If you had one implant planning software what would it be?

D

dandyfop

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Hello,

I've been dragging my feet for way too long on producing surgical guides. I can an Asiga Max and the resin to make the guide, but I don't have software.

I've looked a blue sky bio and done some training on it, but I don't like how there aren't any presets for different implant systems. I would need to know the exact sizes of the drills and the keys and all that.

3shape implant studio seems more intuitive but $$$$

Codiagnostix?

Also is it hard to order the guide tubes one at a time?

If you can to have only one do everything software what would you choose?

Thanks a lot!
 
2thm8kr

2thm8kr

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For now until some others make some changes. Guide Mia. A little dated (Win95 theme) on the interface, but really powerful. More capable than you would probably ever fully use. Most everything needed is automatic regarding factory surgical guides, drill length stops, drill sleeve diameters, etc. The developer is the owner, is the software engineer, is the the support. Reasonably priced. I've had great service and support.
It is customizable and fully open which most others can't say.
Look into it. They have demo version you can try before investing. Well thought out in many ways. The developer is brilliant.
I've done a few hundred plans at least with this software in the last year or so to include dual scan, bone reduction and other complex multistage surgeries.
 
D

dandyfop

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Hey 2thm8kr, I've followed a lot of your posts. If this is the one you use, I'll take it seriously. Thanks!

at $3500 US its an easier pill to swallow than the 3shape one.
 
2thm8kr

2thm8kr

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Hey 2thm8kr, I've followed a lot of your posts. If this is the one you use, I'll take it seriously. Thanks!

at $3500 US its an easier pill to swallow than the 3shape one.
I've used several different planning softwares. This one is the most open. I didn't find it really intuitive when I started using it, but I can now navigate it and figure out most things on my own. You get online training with the developer via T.V. and support for at least a year.
Try the demo before committing it is the same as the licensed version.
 
DESS-USA

DESS-USA

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what about what exocad offers also cybermed is another company and dentiq out of korea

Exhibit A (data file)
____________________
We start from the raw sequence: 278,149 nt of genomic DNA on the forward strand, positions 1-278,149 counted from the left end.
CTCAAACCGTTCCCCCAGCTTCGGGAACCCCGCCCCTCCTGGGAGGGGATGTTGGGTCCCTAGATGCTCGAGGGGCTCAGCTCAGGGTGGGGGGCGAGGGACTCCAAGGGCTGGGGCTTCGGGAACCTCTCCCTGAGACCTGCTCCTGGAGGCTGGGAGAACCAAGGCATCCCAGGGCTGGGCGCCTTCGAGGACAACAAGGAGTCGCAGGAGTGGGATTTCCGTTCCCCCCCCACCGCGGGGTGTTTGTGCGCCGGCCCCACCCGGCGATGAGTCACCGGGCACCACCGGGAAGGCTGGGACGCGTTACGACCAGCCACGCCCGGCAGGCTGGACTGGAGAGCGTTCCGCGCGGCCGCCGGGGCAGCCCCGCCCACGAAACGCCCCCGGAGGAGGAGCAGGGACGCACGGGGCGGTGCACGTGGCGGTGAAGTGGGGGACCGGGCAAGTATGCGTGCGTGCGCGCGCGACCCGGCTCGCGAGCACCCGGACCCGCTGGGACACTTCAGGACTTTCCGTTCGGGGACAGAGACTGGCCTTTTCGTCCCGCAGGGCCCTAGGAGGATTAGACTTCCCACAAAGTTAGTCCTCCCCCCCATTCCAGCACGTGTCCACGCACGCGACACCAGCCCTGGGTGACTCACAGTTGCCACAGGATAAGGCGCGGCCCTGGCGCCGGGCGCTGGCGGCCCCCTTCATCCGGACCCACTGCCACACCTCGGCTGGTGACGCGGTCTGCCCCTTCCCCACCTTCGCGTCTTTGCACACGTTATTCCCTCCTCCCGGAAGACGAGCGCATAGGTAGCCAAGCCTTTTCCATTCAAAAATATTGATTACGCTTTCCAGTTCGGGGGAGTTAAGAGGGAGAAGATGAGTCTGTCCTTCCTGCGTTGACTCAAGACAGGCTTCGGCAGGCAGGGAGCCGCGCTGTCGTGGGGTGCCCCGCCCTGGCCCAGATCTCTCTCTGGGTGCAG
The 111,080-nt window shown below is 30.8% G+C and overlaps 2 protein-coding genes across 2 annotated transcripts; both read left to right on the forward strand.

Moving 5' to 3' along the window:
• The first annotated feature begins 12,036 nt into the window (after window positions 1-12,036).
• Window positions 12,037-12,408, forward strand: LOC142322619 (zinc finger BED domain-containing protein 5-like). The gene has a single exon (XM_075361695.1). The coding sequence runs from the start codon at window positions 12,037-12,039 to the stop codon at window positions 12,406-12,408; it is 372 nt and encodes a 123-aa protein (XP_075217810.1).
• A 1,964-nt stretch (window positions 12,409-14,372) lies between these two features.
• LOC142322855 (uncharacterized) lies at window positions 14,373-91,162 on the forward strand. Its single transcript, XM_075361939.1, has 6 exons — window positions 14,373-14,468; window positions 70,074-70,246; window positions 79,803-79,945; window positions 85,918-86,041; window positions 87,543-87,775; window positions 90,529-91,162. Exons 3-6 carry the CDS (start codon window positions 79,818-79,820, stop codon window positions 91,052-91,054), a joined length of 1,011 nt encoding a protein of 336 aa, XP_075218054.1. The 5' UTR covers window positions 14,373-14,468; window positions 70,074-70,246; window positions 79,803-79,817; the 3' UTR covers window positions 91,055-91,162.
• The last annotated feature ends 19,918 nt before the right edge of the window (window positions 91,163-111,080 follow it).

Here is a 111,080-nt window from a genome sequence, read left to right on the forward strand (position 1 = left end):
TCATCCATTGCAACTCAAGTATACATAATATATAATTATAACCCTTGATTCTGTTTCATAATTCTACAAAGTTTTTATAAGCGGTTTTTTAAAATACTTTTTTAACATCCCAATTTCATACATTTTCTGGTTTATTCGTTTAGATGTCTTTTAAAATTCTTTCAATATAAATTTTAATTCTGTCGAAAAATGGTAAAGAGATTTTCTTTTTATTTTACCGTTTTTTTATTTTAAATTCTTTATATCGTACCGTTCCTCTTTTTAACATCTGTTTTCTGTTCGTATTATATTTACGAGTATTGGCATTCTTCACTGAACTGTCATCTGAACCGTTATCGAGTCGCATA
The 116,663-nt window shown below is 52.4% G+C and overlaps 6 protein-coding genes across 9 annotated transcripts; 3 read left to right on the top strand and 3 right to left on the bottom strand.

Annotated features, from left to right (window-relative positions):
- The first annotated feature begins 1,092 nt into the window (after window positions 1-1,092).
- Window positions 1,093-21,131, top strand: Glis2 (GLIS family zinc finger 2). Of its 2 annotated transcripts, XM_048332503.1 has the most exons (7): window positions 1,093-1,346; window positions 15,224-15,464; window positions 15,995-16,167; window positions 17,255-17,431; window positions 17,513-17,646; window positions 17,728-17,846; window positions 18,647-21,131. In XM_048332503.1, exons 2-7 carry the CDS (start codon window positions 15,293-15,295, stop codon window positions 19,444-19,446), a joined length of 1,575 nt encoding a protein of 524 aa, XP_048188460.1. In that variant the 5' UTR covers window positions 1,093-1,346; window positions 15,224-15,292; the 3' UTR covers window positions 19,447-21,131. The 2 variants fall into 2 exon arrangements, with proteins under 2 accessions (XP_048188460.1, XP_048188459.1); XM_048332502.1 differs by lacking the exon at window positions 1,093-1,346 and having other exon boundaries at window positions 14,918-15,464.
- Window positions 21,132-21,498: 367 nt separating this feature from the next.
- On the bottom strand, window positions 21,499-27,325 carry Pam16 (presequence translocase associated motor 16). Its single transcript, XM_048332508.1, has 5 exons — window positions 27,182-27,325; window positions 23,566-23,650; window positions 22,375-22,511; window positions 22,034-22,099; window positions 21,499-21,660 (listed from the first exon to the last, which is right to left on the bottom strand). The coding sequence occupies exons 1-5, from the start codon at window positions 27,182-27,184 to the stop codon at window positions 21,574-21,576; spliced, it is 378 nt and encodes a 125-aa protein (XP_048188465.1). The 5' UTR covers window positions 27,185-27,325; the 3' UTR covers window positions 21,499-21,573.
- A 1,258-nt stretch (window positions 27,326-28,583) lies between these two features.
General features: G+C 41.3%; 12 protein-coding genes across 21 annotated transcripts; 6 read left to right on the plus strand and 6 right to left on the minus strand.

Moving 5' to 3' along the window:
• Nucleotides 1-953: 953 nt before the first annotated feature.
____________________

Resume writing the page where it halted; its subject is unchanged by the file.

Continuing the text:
2thm8kr

2thm8kr

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what about what exocad offers also cybermed is another company and dentiq out of korea
exoplan is still beta. Doing sample cases with some of the same ones I am planning in GuideMia and comparing positioning. It has the best 3d rendering and views of any implant software I have used or demoed. exocad matching algorithm second to none. Still needs some more libraries so waiting on some implant companies to step up.
Will be a heavyweight contender when approved here.
 
D

dandyfop

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I think I may wait until exoplan before I decide. Should be coming out in Canada with a week or two I hear.
 
2thm8kr

2thm8kr

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I think I may wait until exoplan before I decide. Should be coming out in Canada with a week or two I hear.
If you are not in a hurry and can wait to get into the planning game, that would ve a wide choice. It's pretty awesome in a lot of ways yet it is a young software and will need some refinement. There are a lot of bright beta testers involved. exocad is the type of company that really listens to what end users want/need and implements it as fast as they can introduce a stable version. If the implant companies would get off their duff and get some libraries together this could move along a bit faster. The implants I use most have fully guided libraries and it is a super smooth transition from beginning to end with my workflow.
Now if the FDA would just get to it........
 
D

dandyfop

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Man, I was just playing around with 3shape implant studio. Super slick and it seems to have a lot of implant systems. Any big downsides to sticking with 3shape? (I am fully hooked on the 3shape crack)
 
lcmlabforum

lcmlabforum

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They have a site in Ukraine and Australia it seems
LCM
 
D

dandyfop

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I think I'm going to stick with 3shape. With all the kits it makes me feel way more confident. Though man, has anyone really thought of the whole business model?